In its third judgment on severability in 2012 (see earlier cases Working Environments Ltd v Greencoat Construction  EWHC 1039 and Beck v UK Flooring  EWHC 1808 (TCC)) the English High Court has ruled that an adjudicator’s decision can be enforced in part only, severing the part reached without jurisdiction. However, where (as here) only one issue is decided by the adjudicator, severance will only be possible where the reasoning of that section is not integral to the remainder of the decision: Lidl UK GmbH v R G Carter Colchester Ltd  EWHC 3138 (TCC).
There were two applications in this case. The successful party (the Employer) in an adjudication sought to enforce it and the unsuccessful party (the Contractor) claimed the adjudicator exceeded his jurisdiction. The Employer accepted that the adjudicator had decided one question that was not referred to him but submitted that this part of the decision could be severed from the remainder of the decision. The Contractor submitted that there was only one dispute put to the adjudicator and his decision was therefore not severable.
The Court first had to determine what was referred to the adjudicator. The reference had sought a determination in relation to “pro rata liquidated damages…as claimed in the [Employer's] letter…or otherwise/at all”. The Court took the view that this widened the issue from simply being one of entitlement to one of both entitlement and amount. The adjudicator could therefore determine both issues. However both parties accepted that he had also decided that the Employer was entitled to £125,000 in liquidated damages, a question which had not been referred to him.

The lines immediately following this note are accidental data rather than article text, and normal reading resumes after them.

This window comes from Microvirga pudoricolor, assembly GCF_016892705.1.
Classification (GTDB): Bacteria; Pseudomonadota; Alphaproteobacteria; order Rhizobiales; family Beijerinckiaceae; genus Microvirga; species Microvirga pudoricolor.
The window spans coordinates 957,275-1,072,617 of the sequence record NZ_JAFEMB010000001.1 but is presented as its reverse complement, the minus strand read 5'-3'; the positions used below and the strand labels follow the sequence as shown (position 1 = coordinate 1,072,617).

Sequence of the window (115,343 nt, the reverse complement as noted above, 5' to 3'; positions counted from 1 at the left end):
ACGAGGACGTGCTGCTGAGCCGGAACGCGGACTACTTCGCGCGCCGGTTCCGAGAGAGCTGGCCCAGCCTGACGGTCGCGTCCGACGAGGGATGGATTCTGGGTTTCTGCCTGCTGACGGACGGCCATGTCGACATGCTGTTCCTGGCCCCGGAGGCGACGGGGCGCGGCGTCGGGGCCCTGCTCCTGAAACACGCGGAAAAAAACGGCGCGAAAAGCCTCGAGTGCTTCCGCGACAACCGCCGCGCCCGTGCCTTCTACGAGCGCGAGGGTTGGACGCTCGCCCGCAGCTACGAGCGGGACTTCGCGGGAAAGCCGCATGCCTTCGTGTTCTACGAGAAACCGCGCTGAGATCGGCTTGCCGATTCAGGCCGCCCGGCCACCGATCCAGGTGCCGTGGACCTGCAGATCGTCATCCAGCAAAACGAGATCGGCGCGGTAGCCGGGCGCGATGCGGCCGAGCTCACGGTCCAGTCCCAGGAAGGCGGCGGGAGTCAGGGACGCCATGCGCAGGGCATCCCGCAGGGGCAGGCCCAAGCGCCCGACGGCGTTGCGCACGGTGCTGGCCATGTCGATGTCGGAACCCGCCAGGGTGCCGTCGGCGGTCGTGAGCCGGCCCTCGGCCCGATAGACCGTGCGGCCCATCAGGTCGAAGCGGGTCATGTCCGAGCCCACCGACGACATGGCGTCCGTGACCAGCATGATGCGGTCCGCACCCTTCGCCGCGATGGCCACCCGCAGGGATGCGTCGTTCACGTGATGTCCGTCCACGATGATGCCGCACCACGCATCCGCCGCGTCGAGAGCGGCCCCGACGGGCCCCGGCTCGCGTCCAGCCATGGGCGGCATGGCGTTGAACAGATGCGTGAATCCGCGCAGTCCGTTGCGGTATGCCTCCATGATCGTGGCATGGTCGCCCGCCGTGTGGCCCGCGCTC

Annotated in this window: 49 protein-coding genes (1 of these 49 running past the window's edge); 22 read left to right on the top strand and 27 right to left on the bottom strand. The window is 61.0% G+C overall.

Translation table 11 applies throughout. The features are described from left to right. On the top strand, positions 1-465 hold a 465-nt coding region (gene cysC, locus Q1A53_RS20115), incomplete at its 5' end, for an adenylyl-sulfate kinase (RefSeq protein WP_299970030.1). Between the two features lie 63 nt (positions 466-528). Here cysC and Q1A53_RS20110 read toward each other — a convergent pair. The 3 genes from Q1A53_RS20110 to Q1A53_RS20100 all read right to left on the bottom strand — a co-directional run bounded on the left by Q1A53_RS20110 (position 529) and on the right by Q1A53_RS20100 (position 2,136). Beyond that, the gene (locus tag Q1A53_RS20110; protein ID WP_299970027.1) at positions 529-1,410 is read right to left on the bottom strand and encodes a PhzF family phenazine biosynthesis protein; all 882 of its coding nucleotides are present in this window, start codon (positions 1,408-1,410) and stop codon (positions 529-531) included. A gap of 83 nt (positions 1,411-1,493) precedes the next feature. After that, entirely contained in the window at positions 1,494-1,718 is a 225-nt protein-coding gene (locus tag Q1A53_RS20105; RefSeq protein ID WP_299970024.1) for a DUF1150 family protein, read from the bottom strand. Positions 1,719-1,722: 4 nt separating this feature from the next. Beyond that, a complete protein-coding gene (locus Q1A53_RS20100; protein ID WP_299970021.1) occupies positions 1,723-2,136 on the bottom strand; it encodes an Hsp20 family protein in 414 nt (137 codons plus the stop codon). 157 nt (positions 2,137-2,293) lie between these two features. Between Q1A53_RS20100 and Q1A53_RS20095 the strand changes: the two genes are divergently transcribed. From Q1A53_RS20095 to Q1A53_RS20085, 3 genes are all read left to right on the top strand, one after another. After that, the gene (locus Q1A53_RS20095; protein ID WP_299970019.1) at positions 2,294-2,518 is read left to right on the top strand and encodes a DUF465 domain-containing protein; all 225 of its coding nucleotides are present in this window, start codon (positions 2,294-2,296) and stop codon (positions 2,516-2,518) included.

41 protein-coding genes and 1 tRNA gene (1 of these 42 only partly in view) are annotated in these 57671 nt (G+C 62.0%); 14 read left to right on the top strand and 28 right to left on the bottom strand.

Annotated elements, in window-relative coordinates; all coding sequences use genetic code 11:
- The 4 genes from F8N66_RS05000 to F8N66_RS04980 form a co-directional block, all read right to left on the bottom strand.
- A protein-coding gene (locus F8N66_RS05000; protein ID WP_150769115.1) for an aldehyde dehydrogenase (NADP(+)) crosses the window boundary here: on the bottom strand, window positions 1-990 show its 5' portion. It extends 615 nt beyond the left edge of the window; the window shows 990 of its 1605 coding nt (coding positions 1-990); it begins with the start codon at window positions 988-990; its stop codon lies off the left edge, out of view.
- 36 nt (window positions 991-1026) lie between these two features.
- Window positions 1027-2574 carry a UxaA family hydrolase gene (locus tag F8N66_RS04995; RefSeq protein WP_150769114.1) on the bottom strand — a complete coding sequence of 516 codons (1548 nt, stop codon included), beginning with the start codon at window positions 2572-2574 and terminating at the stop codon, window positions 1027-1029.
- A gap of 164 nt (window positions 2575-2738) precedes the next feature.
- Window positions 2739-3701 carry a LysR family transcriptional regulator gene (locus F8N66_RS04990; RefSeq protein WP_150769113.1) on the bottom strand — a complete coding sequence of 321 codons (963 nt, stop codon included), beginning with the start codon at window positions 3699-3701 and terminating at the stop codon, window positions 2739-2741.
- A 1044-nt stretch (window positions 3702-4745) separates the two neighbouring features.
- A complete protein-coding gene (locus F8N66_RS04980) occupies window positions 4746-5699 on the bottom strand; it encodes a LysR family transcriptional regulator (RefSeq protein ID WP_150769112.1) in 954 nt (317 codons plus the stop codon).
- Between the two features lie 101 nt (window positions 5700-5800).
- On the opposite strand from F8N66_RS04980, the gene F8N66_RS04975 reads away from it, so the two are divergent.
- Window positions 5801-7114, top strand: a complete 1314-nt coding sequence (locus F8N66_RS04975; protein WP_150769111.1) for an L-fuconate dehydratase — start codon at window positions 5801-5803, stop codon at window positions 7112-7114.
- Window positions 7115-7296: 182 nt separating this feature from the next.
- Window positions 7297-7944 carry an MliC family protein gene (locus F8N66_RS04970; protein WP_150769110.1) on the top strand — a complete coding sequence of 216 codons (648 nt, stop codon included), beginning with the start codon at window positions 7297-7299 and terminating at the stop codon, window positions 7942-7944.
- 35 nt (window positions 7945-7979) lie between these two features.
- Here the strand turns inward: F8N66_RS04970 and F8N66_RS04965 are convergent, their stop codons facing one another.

The court held that the adjudicator had exceeded his jurisdiction. It went on to consider Cantillon , which decided that if more than one dispute is referred to an adjudicator, a successful jurisdictional challenge to one part did not undermine the enforceability of the other. Previously, if an adjudicator was in breach of the rules of natural justice or exceeded his jurisdiction, his decision would be unenforceable in its entirety.
The interesting aspect of the current case is that the court found that only one question was referred to the adjudicator but it was still possible to sever the “additional questions” provided they “did not form an integral part of the decision as a whole”. On the facts, the question the £125,000 entitlement was separate.
This case shows the gradual widening of the severability principle within adjudication. Working Environment and Beck both severed those parts of the adjudicators’ decisions which had not crystalised at the time of referral to adjudication. In Lidl the adjudicator considered an issue which had not been referred to him and he therefore exceeded his jurisdiction in that way.
It is likely that this area of law will further develop and it is possible that, by analogy, these developments will be applied in other contexts.
It will be interesting to see whether payment of the adjudicators’ fees in relation to determining the £125,000 liquidated damages point will be resisted, relying on the very recent case of PC Harrington Contractors Ltd v. Systech International Ltd  EWCA Civ 1371 (see here).